Three days ago, my mum had a routine hospital appointment in Perth in the middle of afternoon.
We decided to make a day of it and tootled off for lunch at one of our favourite eateries, the Macmillan Coffee Shop at Quarrymill, on the outskirts of Perth.
It’s been exceptionally cold across Scotland for the past few days, and we were very glad to see a fine selection of soups on offer. My mum and I chose country vegetable while my dad opted for carrot and sweet potato.
Nicely warmed by the soup, we turned our attention to the next course. Rather than indulging in a sweet treat, my dad fancied a brie and cranberry toastie on brown bread. As usual, I couldn’t see past the date and cinnamon scones and my mum was deliciously tempted by a large slice of warm apple pie with cream.
Very happily filled and with plenty of time to spare before the hospital appointment, we ambled off to Perth Museum and Art Gallery for a spot of cultural mooching. We were fortunate to find a parking space nearby, but even the short walk from car to museum was strikingly chilly. It was a case of woolly hats on and hoods up.
Inside, the museum was a sheltered haven of peace and calm, and we almost had the place to ourselves.
I was particularly interested in an exhibition entitled ‘Life in Miniature’, which contained a curious mixture of small items from the Museum’s permanent collection. Among the artefacts were several Ancient Egyptian pieces, including the little Ushabti figure below, whose date was given as ‘circa 2600BC – 30BC’.
Ushabti were carved figures, popped into Egyptian tombs and thought to magically come alive in the hereafter. They acted as servants, carrying out any manual labour required of the deceased, primarily working in the fields of Osiris, the Egyptian god of the afterlife. For that reason, Ushabti often feature agricultural tools. The one above had its arms crossed and a farm implement in each hand. It’s impossible to tell from the photograph how small it was, but I don’t think it can have been much more than 2 inches tall.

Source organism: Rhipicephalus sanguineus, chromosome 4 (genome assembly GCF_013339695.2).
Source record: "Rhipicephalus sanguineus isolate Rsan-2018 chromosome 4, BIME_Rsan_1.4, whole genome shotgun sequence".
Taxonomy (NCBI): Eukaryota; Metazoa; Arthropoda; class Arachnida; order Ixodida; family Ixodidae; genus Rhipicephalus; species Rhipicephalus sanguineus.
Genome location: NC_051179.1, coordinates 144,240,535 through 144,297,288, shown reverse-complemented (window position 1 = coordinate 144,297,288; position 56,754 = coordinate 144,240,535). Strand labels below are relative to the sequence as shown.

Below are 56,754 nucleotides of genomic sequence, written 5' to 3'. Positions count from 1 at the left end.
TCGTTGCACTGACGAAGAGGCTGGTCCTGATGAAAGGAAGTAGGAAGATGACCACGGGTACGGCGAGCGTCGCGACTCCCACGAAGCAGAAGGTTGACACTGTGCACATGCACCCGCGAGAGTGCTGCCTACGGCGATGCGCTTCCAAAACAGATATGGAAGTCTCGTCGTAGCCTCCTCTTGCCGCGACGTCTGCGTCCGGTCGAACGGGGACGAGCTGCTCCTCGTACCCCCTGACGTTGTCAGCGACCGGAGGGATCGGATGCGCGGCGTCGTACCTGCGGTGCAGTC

Noting that our parking time was nearly up, I coaxed the parents out of The Story of Perth and Kinross exhibition and led them back to the car.
We had parked next to North Inch, the big sister of South Inch, and Perth’s largest public park.
Whereas South Inch is especially attractive to families with young children (containing, as it does, an excellent children’s playground and a duck pond as mentioned in this previous post), North Inch has a particular appeal for certain sports enthusiasts. As well as housing an 18-hole golf course, the park contains rugby and football pitches. Goal posts can be seen in the picture below.
North Inch is one of the world’s oldest golfing locations, the game having been played on this land for more than 500 years. In 1833, one year before the more famous Royal and Ancient Golf Club at St Andrews was given its regal title, Perth Royal Golfing Society became the world’s first royal golf club.
For many people, however, North Inch simply provides a nice green space to stroll around on a sunny day. On this particular day we didn’t have time for strolling, or indeed the inclination given the ferociously icy wind, but it was pleasant to gaze upon the grassy terrain as we made our way back to the car.
By the time we’d been into and come out of the hospital, the sky was growing dark and threatening across the city. It started to hail as we walked to the car, and it’s been hailing and snowing on and off in this part of the world ever since.
Tomorrow is the 1st of May, and the forecasters tell us the weather is expected to warm up a touch (a most welcome change, in my opinion).
In the meantime, we have a birthday to celebrate (my dad is 87 today) and some cake to eat up.